See See Ryder A Primer

By Brian HewittSeptember 18, 2006, 4:00 pm
A few final thoughts you might not have considered before the energy and the madness of the one-of-a-kind Ryder Cup descends upon us. Its the closest thing golf has to a Super Bowl Week:
 
  • The hottest player in the world this summer has been Tiger Woods, who also happens to be the best player in the world by approximately the length of the equator. But the hottest player of the moment is Euro Ryder Cupper Paul Casey who broke all kinds of records this weekend at the HSBC Match Play in London while dismantling a powerhouse field that included Woods.
     
  • Dont believe all that dissension stuff coming out of the European camp. Their team is far superior to the Americans in the art of psychological warfare. It wouldnt surprise me if the Ian Woosnam-Thomas Bjorn dust-up was a plot. If so, you can only hope the fine Bjorn is reported to have been assessed goes to buying their side better shirts.
     
  • Remember the Chicago Bulls teams that won all those NBA titles with Phil Jackson coaching from the bench and Michael Jordan coaching on the floor? The Americans will regain the Cup next weekend if Tom Lehman plays the Phil Jackson role and Woods plays Jordan.
     
  • Looking for a surprise star at the K Club? Try TCUs J.J. Henry. Henry grew up excelling in team sports. Hes gregarious. Hes unafraid. Hes long off the tee. And, as a rookie, has no bad memories of U.S. Ryder Cup defeats in his competitive hard drive.
     
  • The single most impressive stat going into the matches is the fact that Sergio Garcia has played in a foursomes match Friday and a foursomes match Saturday in all three of his Ryder Cups. He and his partner have won all six of those matches. Finding a partner in alternate shot for El Nino will be easy. Luke Donald is 2-0 in foursomes.
     
  • Everybody, including myself, was speculating that the best substitute for Scott Verplank, if Verplanks injury problems prevented him from playing in Ireland, would be Shaun Micheel. Micheel beat Tiger Woods at Wentworth last week and advanced all the way to the finals of the HSBC. But how about Steve Stricker? Hes a wonderful putter and procured his fourth straight top 10 Sunday at the 84 Lumber. This is the same Stricker who once won the Accenture Match Play.
     
  • Ever wonder why Colin Montgomeries lifetime record in the Ryder Cup is 19-8-5 including a sparkling 5-0-2 mark in singles despite the fact that Montgomerie never won a major or a PGA TOUR event? How about the fact that Monty, not always terribly popular among his fellow European Tour regulars, gets a built-in set of teammates for a week. Think of it as kind of a temporary security blanket. The team room, the theory goes, serves as a kind of golfing womb for Montgomerie. And it helps bring out his best golf.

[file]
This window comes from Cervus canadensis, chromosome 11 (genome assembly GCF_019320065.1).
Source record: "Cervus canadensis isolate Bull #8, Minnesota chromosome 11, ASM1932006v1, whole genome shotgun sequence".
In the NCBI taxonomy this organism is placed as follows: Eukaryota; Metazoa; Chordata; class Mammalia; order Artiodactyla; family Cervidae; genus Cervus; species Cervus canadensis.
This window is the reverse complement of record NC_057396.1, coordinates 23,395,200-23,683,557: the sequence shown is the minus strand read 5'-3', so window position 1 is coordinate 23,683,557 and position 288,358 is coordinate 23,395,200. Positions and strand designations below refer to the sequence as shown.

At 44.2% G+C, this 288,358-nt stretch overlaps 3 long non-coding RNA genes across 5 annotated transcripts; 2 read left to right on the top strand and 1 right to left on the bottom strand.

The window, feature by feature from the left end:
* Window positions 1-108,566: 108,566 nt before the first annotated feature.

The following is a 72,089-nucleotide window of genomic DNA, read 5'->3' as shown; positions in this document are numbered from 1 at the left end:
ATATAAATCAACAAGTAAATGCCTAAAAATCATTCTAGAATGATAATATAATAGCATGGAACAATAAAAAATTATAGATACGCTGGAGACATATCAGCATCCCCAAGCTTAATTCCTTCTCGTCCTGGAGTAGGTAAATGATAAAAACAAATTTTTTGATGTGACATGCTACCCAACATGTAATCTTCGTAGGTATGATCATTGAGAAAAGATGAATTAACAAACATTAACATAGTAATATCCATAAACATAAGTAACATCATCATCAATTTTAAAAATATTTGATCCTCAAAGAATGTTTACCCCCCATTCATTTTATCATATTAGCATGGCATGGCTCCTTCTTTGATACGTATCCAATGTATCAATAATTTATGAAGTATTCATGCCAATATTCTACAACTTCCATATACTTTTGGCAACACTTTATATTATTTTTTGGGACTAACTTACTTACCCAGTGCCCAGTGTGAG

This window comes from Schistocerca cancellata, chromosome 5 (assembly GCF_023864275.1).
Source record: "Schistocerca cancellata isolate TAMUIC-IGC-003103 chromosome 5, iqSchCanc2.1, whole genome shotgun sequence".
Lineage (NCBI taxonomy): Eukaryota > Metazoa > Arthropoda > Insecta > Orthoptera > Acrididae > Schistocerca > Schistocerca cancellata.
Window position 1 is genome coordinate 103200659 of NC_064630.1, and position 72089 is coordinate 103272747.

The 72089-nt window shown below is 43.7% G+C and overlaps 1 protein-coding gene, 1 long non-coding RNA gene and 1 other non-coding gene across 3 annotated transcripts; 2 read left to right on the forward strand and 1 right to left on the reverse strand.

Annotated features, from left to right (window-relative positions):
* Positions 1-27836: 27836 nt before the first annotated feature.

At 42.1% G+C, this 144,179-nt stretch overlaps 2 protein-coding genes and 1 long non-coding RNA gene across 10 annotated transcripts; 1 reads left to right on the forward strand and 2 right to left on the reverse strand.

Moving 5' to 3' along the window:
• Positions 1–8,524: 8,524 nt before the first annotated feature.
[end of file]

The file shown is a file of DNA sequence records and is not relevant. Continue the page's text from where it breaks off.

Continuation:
• The Ryder Cup is the most charged week in golf: People lucky enough to have tickets charge jackets. They charge rain suits. They charge hats. They charge another round of Guinness. This week in Ireland they will charge anything with a Ryder Cup logo or a shamrock on it. Exchange rate be damned.
     
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    What's in the bag: CareerBuilder winner Rahm

    By Golf Channel DigitalJanuary 22, 2018, 10:37 pm

    Jon Rahm defeated Andrew Landry in a playoff to earn his second PGA Tour title at the CareerBuilder Challenge. Here's what's in his bag:

    Driver: TaylorMade M4 (9.5 degrees), with Aldila Tour Green 75 TX shaft

    Fairway wood: TaylorMade M3 (19 degrees), with Aldila Tour Green 75 TX shaft

    Irons: TaylorMade P790 (3), P750 (4-PW), with Project X 6.5 shafts

    Wedges: TaylorMade Milled Grind (52, 56 degrees), Milled Grind Hi-Toe (60 degrees), with Project X 6.5 shafts

    Putter: TaylorMade Spider Tour Red

    Ball: TaylorMade TP5x

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    Strange irked by Rahm-Landry friendly playoff

    By Jason CrookJanuary 22, 2018, 9:45 pm

    Curtis Strange knows a thing or two about winning golf tournaments, and based on his reaction to the CareerBuilder Challenge playoff on Sunday, it’s safe to say he did things a little differently while picking up 17 PGA Tour victories in his Hall-of-Fame career.

    While Jon Rahm and Andrew Landry were “battling” through four extra holes, Strange, 62, tweeted his issues with the duo’s constant chit-chat and friendly banter down the stretch at La Quinta Country Club, where Rahm eventually came out on top.

    The two-time U.S. Open champ then engaged with some followers to explain his point a little more in depth.

    So, yeah ... don't think he's changing his perspective on this topic anytime soon ever.

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    Randall's Rant: The Euros won't just roll over

    By Randall MellJanuary 22, 2018, 9:36 pm

    The Ryder Cup may not be the King Kong of golf events yet, but you can hear the biennial international team event thumping its chest a full eight months out.